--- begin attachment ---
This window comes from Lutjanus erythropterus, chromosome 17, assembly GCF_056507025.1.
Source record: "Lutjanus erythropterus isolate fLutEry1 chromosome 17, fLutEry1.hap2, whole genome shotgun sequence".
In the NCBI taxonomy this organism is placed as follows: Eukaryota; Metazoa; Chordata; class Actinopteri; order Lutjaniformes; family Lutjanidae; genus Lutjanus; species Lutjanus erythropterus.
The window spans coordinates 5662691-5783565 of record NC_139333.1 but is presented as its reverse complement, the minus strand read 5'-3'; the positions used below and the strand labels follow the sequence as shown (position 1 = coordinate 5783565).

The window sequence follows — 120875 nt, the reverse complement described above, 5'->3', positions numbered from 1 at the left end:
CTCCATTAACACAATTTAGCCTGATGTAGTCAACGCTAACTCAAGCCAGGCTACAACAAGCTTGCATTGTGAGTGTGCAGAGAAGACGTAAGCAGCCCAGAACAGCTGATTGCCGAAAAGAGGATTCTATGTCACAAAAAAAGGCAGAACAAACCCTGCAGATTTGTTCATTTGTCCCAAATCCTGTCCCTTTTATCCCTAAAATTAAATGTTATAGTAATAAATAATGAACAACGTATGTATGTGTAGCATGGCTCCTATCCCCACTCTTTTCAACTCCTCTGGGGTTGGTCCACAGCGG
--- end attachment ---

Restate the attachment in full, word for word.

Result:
This window comes from Lutjanus erythropterus, chromosome 17, assembly GCF_056507025.1.
Source record: "Lutjanus erythropterus isolate fLutEry1 chromosome 17, fLutEry1.hap2, whole genome shotgun sequence".
In the NCBI taxonomy this organism is placed as follows: Eukaryota; Metazoa; Chordata; class Actinopteri; order Lutjaniformes; family Lutjanidae; genus Lutjanus; species Lutjanus erythropterus.
The window spans coordinates 5662691-5783565 of record NC_139333.1 but is presented as its reverse complement, the minus strand read 5'-3'; the positions used below and the strand labels follow the sequence as shown (position 1 = coordinate 5783565).

The window sequence follows — 120875 nt, the reverse complement described above, 5'->3', positions numbered from 1 at the left end:
CTCCATTAACACAATTTAGCCTGATGTAGTCAACGCTAACTCAAGCCAGGCTACAACAAGCTTGCATTGTGAGTGTGCAGAGAAGACGTAAGCAGCCCAGAACAGCTGATTGCCGAAAAGAGGATTCTATGTCACAAAAAAAGGCAGAACAAACCCTGCAGATTTGTTCATTTGTCCCAAATCCTGTCCCTTTTATCCCTAAAATTAAATGTTATAGTAATAAATAATGAACAACGTATGTATGTGTAGCATGGCTCCTATCCCCACTCTTTTCAACTCCTCTGGGGTTGGTCCACAGCGG